During a visit to Beachy Head at this time of the year, you can hope to see the first swallow, early wheatears and cowslips by the side of the road. Oh yes, and long views.
Sure enough the Cowslips are emerging, a lovely sign of Spring.
They can also be seen on the verge of the A20 between Folkestone and Dover, presumably sown by the Highways Agency when the road was built.
Although no swallows were seen, there were two male Wheatears, appropriately enough on a flint wall, as both the bird and the stone are closely linked with Sussex.
To quote the RX Rye report,
A return to form at Ternery pool this morning, 138 Mediterranean Gull, 155 Sandwich Tern and at least 1000 Black-headed Gull created lots of noise and activity.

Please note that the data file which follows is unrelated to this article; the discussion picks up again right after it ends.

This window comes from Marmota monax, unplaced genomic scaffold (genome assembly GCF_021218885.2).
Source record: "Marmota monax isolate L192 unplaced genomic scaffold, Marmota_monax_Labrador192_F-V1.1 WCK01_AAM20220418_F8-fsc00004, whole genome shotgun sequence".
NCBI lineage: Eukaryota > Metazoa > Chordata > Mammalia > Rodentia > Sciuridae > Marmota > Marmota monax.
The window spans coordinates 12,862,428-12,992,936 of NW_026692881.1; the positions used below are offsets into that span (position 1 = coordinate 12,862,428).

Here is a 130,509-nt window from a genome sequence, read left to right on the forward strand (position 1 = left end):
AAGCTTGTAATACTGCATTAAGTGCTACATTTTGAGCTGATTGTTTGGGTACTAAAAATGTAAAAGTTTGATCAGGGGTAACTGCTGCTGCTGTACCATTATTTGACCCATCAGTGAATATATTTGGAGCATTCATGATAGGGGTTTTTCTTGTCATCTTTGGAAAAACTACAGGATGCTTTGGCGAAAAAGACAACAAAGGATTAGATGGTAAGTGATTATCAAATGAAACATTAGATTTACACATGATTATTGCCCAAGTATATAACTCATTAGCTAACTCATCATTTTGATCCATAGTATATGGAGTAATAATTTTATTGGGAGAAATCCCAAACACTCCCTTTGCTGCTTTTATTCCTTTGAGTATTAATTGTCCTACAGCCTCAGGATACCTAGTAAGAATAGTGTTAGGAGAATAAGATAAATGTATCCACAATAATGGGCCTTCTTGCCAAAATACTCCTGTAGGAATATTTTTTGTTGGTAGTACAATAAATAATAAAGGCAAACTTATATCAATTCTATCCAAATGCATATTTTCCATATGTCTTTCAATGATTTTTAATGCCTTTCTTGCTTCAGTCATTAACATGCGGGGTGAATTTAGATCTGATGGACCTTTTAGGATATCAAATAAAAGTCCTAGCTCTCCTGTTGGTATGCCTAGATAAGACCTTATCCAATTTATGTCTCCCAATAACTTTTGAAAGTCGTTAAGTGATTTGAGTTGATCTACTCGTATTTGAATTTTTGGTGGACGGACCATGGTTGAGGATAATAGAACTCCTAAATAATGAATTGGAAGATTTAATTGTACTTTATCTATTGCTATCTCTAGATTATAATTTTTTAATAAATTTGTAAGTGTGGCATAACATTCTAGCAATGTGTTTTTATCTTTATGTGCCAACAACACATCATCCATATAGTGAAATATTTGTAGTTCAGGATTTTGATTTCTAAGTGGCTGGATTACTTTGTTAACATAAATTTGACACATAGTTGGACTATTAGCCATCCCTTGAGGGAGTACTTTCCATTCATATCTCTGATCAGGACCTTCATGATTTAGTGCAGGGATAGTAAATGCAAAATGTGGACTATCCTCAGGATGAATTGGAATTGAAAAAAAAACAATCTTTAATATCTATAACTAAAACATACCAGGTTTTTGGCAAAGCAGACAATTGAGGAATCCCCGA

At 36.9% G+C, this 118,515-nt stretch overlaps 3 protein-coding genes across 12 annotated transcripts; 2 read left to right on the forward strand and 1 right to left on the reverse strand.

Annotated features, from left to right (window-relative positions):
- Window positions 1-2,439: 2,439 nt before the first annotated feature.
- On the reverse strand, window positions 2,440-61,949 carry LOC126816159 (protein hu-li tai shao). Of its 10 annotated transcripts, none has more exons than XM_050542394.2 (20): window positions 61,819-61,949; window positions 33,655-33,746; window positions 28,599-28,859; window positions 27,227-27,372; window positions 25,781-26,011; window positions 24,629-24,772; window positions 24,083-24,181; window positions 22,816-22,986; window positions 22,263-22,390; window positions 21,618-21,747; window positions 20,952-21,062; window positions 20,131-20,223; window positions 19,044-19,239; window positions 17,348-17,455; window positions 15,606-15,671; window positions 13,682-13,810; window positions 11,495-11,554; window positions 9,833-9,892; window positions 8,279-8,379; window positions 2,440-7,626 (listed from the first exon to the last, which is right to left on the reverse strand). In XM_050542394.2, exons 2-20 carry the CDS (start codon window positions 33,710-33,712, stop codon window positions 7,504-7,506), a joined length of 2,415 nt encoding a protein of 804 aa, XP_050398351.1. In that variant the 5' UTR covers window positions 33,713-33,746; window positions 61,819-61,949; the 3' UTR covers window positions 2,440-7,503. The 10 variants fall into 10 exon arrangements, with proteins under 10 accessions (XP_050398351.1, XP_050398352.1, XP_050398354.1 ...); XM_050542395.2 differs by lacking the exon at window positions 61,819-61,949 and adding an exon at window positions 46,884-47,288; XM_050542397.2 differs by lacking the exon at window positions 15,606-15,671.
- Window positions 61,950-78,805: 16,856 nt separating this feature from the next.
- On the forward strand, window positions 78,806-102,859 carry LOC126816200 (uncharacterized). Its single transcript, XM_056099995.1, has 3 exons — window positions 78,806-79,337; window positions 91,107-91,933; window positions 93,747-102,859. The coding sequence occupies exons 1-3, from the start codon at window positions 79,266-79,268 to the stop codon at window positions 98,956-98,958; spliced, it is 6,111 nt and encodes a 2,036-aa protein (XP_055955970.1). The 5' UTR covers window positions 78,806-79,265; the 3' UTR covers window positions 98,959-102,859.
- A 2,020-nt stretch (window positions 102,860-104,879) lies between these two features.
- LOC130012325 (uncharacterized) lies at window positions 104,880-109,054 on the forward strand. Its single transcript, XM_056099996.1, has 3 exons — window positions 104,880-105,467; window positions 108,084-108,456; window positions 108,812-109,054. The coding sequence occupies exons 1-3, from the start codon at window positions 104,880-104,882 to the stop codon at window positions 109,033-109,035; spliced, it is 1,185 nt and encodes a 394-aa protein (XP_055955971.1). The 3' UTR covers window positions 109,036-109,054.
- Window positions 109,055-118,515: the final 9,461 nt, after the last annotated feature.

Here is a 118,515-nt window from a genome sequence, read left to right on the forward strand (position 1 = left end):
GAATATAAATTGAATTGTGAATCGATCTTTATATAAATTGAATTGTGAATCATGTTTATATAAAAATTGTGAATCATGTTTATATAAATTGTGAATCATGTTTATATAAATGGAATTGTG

I'd noticed that the Kingsdown flocks of Black-Headed Gulls had left for their breeding sites, and this is one of them. And yes, the noise is tremendous.
Part of their courtship routine appears to be paddling away from each other, spreading the wings slightly and seemingly ignoring the other. I've seen similar displays on the dance floor.
Quietly dibbling at the side of the gravel pit, away from the chaos, was a male Little Grebe in breeding plumage.
dibbling -(oe) a combination of dabbling and diving